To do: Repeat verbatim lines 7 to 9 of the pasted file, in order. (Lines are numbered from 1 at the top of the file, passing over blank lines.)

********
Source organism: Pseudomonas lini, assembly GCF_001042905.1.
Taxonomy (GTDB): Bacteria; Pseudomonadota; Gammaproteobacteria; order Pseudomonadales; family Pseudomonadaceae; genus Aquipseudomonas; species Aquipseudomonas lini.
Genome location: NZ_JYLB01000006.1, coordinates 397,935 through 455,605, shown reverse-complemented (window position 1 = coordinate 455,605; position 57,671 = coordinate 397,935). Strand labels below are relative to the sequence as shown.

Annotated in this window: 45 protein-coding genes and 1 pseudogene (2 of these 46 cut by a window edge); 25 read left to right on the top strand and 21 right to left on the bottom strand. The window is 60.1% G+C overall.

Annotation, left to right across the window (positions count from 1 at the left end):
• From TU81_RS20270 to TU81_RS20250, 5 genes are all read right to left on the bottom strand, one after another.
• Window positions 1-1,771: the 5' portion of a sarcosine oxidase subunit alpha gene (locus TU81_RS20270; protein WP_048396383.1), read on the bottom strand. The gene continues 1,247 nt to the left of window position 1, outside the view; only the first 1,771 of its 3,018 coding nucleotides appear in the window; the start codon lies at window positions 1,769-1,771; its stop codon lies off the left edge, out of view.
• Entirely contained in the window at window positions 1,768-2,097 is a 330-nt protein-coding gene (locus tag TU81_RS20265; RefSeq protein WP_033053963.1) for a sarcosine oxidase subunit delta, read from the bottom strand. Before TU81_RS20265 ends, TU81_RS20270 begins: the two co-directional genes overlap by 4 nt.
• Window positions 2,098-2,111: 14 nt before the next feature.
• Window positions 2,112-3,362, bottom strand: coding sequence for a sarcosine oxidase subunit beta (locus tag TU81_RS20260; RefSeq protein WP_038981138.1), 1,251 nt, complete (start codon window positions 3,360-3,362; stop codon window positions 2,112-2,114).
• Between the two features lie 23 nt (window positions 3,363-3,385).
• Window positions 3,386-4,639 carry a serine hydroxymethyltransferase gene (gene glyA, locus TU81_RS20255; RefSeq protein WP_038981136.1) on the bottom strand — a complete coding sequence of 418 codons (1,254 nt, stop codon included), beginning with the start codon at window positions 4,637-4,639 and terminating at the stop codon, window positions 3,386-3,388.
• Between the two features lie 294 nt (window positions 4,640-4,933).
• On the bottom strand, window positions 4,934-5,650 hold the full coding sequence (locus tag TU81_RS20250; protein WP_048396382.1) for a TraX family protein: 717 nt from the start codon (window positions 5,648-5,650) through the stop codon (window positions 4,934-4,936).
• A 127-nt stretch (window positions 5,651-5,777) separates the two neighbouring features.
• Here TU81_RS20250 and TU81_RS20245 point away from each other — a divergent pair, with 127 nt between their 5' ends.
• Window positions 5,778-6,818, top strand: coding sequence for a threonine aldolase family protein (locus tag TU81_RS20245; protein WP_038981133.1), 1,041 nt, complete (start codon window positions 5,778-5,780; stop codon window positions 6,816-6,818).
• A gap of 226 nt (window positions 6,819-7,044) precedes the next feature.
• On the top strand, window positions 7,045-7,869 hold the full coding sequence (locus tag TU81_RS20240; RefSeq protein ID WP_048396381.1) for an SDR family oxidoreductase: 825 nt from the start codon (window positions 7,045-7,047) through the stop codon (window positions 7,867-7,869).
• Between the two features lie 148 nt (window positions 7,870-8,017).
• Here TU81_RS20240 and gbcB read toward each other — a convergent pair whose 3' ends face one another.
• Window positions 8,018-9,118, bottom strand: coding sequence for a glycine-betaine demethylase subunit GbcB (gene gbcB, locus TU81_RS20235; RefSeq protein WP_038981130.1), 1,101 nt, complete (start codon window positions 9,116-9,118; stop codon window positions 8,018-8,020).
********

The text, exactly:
• Window positions 1-1,771: the 5' portion of a sarcosine oxidase subunit alpha gene (locus TU81_RS20270; protein WP_048396383.1), read on the bottom strand. The gene continues 1,247 nt to the left of window position 1, outside the view; only the first 1,771 of its 3,018 coding nucleotides appear in the window; the start codon lies at window positions 1,769-1,771; its stop codon lies off the left edge, out of view.
• Entirely contained in the window at window positions 1,768-2,097 is a 330-nt protein-coding gene (locus tag TU81_RS20265; RefSeq protein WP_033053963.1) for a sarcosine oxidase subunit delta, read from the bottom strand. Before TU81_RS20265 ends, TU81_RS20270 begins: the two co-directional genes overlap by 4 nt.
• Window positions 2,098-2,111: 14 nt before the next feature.